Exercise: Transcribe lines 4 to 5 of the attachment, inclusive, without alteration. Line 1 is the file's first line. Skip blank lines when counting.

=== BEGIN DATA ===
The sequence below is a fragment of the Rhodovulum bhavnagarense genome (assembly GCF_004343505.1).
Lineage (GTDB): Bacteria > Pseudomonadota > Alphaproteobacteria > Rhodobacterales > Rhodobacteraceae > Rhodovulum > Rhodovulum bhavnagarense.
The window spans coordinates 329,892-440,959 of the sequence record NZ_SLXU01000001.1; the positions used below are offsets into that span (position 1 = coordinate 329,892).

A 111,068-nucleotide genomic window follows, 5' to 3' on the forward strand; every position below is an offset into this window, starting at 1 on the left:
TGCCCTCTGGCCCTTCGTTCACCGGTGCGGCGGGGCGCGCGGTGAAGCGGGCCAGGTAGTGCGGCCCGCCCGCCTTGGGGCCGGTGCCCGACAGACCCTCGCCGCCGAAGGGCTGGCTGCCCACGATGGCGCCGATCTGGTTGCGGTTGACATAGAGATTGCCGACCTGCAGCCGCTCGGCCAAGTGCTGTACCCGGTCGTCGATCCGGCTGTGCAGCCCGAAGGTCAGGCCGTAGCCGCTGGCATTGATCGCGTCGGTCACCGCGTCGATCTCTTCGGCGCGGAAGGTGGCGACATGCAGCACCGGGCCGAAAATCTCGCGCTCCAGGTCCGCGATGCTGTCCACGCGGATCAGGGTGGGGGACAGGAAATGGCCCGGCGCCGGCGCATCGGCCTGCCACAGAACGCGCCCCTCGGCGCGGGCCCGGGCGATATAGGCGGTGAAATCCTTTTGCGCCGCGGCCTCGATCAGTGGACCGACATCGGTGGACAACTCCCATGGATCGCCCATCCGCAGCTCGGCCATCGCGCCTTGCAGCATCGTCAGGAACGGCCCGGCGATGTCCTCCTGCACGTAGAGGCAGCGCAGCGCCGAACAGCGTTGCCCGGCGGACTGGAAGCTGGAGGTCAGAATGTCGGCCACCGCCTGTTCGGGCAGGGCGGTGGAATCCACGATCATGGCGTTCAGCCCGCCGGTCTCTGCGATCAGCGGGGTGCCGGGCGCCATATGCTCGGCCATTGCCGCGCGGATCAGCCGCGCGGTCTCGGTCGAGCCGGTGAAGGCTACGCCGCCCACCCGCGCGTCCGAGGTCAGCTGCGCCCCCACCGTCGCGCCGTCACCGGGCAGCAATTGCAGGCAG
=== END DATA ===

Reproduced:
A 111,068-nucleotide genomic window follows, 5' to 3' on the forward strand; every position below is an offset into this window, starting at 1 on the left:
TGCCCTCTGGCCCTTCGTTCACCGGTGCGGCGGGGCGCGCGGTGAAGCGGGCCAGGTAGTGCGGCCCGCCCGCCTTGGGGCCGGTGCCCGACAGACCCTCGCCGCCGAAGGGCTGGCTGCCCACGATGGCGCCGATCTGGTTGCGGTTGACATAGAGATTGCCGACCTGCAGCCGCTCGGCCAAGTGCTGTACCCGGTCGTCGATCCGGCTGTGCAGCCCGAAGGTCAGGCCGTAGCCGCTGGCATTGATCGCGTCGGTCACCGCGTCGATCTCTTCGGCGCGGAAGGTGGCGACATGCAGCACCGGGCCGAAAATCTCGCGCTCCAGGTCCGCGATGCTGTCCACGCGGATCAGGGTGGGGGACAGGAAATGGCCCGGCGCCGGCGCATCGGCCTGCCACAGAACGCGCCCCTCGGCGCGGGCCCGGGCGATATAGGCGGTGAAATCCTTTTGCGCCGCGGCCTCGATCAGTGGACCGACATCGGTGGACAACTCCCATGGATCGCCCATCCGCAGCTCGGCCATCGCGCCTTGCAGCATCGTCAGGAACGGCCCGGCGATGTCCTCCTGCACGTAGAGGCAGCGCAGCGCCGAACAGCGTTGCCCGGCGGACTGGAAGCTGGAGGTCAGAATGTCGGCCACCGCCTGTTCGGGCAGGGCGGTGGAATCCACGATCATGGCGTTCAGCCCGCCGGTCTCTGCGATCAGCGGGGTGCCGGGCGCCATATGCTCGGCCATTGCCGCGCGGATCAGCCGCGCGGTCTCGGTCGAGCCGGTGAAGGCTACGCCGCCCACCCGCGCGTCCGAGGTCAGCTGCGCCCCCACCGTCGCGCCGTCACCGGGCAGCAATTGCAGGCAG